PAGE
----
Guardianship orders are hard, Second DCA’s already reversed two of them this year


” But the statute clearly requires the trial court to first make a reasoned decision that reunification or adoption are not in the best interest of the child. See § 39.6221(1). Despite the language of the order, the court did not make that determination in this case and does not appear to have had a factual basis to have made such a determination. Subsection 39.6221(2) and rule 8.425(d) contain detailed requirements for the written order establishing a permanent guardianship. It is obvious that the legislature intends case specific explanations in such orders. Rule 8.425(d)(7) emphasizes the specific findings required when the permanent guardians are not relatives. A form order to assist judges in granting a permanent guardianship may be appropriate but not at the omission of the information that the statute requires the trial court to specify.”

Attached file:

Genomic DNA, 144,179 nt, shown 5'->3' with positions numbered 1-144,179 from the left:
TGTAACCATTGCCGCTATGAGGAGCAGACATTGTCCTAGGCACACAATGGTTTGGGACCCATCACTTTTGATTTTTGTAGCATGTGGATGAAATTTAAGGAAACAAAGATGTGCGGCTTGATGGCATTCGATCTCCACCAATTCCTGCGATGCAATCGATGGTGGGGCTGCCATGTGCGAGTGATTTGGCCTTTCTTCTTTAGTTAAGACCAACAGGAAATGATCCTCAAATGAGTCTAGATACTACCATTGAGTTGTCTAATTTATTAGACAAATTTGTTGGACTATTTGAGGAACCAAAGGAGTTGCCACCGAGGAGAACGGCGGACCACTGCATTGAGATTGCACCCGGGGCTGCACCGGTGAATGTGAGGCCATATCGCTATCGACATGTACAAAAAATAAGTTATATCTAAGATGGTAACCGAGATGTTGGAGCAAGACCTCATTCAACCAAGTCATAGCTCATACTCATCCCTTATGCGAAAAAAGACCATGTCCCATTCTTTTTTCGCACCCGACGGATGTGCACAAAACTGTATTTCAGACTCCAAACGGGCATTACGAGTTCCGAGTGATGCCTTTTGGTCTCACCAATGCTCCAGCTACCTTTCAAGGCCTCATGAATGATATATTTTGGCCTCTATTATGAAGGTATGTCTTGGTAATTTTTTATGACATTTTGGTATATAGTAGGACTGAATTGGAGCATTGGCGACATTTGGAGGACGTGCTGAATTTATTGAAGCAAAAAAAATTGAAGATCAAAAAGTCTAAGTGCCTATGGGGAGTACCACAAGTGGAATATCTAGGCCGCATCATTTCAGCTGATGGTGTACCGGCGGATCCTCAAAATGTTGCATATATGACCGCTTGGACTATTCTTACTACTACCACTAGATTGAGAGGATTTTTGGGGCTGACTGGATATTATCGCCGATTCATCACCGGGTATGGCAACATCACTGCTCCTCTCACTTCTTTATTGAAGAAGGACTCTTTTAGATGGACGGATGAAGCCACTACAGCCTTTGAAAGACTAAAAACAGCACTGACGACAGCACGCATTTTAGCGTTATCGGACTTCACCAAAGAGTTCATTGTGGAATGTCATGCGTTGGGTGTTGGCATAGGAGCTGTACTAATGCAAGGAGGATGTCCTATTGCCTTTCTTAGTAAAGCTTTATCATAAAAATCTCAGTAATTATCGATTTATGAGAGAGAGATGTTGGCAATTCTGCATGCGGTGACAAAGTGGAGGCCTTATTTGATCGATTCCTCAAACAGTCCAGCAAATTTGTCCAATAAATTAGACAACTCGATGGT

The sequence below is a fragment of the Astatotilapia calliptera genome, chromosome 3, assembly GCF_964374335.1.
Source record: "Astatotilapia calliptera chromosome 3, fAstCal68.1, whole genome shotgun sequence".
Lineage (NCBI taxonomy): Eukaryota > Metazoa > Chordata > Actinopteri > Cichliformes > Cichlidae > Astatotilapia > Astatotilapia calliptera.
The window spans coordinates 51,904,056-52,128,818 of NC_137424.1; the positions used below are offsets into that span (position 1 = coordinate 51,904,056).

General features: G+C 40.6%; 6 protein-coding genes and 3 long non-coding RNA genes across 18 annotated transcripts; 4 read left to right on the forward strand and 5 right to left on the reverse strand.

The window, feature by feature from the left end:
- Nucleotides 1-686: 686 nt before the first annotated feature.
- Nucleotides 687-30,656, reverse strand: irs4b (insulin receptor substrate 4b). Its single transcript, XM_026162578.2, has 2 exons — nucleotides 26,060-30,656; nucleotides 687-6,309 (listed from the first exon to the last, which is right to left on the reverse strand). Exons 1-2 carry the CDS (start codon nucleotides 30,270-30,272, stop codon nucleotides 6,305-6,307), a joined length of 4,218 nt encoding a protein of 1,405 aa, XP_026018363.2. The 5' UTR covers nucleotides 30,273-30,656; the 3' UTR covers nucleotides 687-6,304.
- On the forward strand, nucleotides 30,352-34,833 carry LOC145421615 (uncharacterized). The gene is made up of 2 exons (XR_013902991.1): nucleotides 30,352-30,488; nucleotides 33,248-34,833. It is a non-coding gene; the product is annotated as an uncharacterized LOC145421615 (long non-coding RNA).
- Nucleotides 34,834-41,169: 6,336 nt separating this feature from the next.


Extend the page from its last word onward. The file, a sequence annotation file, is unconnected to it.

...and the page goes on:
In re J.B., 2014 WL 258743 (Fla. 2d DCA 2014)

ImageAlthough we conclude that the trial court’s decision to place the children in a permanent guardianship is supported by competent, substantial evidence, the order on appeal fails to contain or to reference the detailed findings required by section 39.6221(2)(a), Florida Statutes (2012).”

In Interest of A.C.(1), 2D13-4186, 2014 WL 594381 (Fla. 2d DCA 2014)


PRO TIP: If anyone is objecting, treat a permanency hearing or TOS hearing on permanent guardianship with the professional attention you would a TPR trial. Because to that parent, it is essentially a TPR trial.


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